Summary prepared by Fielding M. McGehee III. If you use this material, please credit The Jonestown Institute. Thank you.
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FBI Catalogue: Jones Speaking
FBI preliminary tape identification note: Labeled in part “16 Sept 78 Sat News”
Date cues on tape: Around September 10, 1978 (much of the news which Jim Jones reads on this tape is datelined September 9)
Menachem Begin, Prime Minister of Israel
Anwar Sadat, President of Egypt
Augusto Pinochet, President of Chile
Salvador Allende, deposed president of Chile
Anastasio Somoza, President of Nicaragua
Rodrigo Pantiagua, general secretary, Nicaragua General Confederation of Labor
Gonzalez Altarbalany [phonetic], leader of the National Action Party, Mexico
Rafael Auguilar Talmantesty [phonetic], leader of the Party of Socialist Workers, Mexico
Leonid Brezhnev, President of USSR
Urho F. Kekkonen, President of Finland (by reference)
Josip Broz Tito, President of Yugoslavia
Zulfikar Ali Bhutto, deposed president of Pakistan
Jimmy Carter, U.S. president
Former U.S. Attorney General Ramsey Clark
Daniel Ellsberg, Pentagon whistleblower
Henry Winston, Chairman, Communist Party USA
Gus Hall, General Secretary, Communist Party USA
Victor Jara, Chilean poet and singer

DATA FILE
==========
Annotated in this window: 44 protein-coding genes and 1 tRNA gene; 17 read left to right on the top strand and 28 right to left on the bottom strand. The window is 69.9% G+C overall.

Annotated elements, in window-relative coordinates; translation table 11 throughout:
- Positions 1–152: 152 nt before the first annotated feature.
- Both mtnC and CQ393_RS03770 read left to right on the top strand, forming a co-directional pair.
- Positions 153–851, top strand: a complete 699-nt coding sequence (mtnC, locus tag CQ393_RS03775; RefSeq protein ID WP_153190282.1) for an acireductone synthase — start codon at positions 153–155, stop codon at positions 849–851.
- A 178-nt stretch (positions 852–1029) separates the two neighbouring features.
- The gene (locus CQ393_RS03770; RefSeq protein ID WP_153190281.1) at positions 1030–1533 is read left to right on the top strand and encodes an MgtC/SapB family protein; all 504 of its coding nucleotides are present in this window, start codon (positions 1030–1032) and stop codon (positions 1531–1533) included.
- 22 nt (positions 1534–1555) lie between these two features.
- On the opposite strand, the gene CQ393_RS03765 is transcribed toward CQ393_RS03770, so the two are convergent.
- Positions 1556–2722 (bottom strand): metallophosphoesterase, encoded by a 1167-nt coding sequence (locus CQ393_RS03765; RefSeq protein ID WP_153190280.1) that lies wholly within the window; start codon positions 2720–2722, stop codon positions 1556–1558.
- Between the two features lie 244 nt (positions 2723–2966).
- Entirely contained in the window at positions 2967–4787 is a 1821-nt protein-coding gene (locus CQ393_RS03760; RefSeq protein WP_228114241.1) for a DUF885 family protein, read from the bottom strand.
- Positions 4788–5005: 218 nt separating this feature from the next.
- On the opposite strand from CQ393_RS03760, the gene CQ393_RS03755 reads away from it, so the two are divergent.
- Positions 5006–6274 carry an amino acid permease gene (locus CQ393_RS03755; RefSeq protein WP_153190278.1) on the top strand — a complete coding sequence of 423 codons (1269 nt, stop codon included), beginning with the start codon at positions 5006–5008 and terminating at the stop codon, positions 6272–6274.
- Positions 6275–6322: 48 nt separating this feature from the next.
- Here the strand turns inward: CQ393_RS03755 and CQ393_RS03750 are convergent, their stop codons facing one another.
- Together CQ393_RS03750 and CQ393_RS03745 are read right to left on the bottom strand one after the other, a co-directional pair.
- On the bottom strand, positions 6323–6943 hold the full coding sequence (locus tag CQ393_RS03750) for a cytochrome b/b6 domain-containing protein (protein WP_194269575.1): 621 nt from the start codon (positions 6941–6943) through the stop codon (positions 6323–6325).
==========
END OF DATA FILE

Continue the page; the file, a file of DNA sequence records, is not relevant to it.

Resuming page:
Bible verses cited: None
(Note: This tape was transcribed by Michael Bellefountaine. The editors gratefully acknowledge his invaluable assistance.)
(Note: This tape was one of the 53 tapes initially withheld from public disclosure.)
Jim Jones reads the news of the day. The stories include:
• Miners’ strikes in Peru and Chile;
• A message of support from the Communist Party USA to Hanoi;
• Worker unrest at a banana plantation in Costa Rica;
• The neutron bomb;
• Peace zones in Europe, and Yugoslavia’s views on world peace;
• Unrest in Nicaragua;
• A friendship pact among Guyana, Surinam, Brazil, and Venezuela;
• CIA activities in Mexico;
• Political prisoners in Israel; and
• The trial of a deposed President in Pakistan.
Jones uses a Soviet new service as his source. The United States receives regular criticism, but so does China, which has had a longer history of disputes with Russia. Jones often adds his own editorial comments as he reads the news, changing from a newscaster’s voice into one more familiar to the Jonestown community. After reporting on the solidarity behind the miners’ strike in Peru, for example, he notes that it “makes one proud to be a member of the working class.” Later, in talking about the U.S. support for a Central American dictator who is killing civilian populations as he battles insurgents, he says with some sarcasm, “I thought the United States these days were talking much about human rights, and how they were going to uphold human rights… I guess US is no longer even shamefaced about the kind of support she gives to nations that don’t stand up for individual liberty.”